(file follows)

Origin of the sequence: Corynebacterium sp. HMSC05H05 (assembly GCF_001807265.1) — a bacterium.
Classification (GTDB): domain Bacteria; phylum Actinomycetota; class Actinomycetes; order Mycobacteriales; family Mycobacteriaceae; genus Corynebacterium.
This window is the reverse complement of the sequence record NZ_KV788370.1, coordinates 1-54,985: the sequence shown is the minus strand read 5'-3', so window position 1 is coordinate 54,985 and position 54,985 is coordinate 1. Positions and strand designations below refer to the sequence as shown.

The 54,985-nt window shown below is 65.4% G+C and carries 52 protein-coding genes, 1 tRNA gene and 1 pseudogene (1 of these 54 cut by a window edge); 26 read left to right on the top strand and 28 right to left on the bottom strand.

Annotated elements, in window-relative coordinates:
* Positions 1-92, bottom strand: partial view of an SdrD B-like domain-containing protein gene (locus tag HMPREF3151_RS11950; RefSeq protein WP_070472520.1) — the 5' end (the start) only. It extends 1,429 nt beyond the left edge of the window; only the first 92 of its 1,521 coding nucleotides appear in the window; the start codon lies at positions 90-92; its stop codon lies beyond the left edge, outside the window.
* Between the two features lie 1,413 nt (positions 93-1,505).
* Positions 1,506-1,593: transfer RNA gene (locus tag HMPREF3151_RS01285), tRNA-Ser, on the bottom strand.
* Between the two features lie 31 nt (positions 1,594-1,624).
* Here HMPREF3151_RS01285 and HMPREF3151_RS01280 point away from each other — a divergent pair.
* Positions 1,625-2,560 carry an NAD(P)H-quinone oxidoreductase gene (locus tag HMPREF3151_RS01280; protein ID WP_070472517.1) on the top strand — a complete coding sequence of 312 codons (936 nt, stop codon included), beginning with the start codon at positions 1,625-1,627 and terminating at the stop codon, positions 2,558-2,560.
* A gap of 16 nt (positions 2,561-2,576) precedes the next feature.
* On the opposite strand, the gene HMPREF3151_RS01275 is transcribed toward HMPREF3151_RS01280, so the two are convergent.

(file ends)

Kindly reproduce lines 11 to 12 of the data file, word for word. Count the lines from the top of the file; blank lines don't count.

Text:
* Positions 1,625-2,560 carry an NAD(P)H-quinone oxidoreductase gene (locus tag HMPREF3151_RS01280; protein ID WP_070472517.1) on the top strand — a complete coding sequence of 312 codons (936 nt, stop codon included), beginning with the start codon at positions 1,625-1,627 and terminating at the stop codon, positions 2,558-2,560.
* A gap of 16 nt (positions 2,561-2,576) precedes the next feature.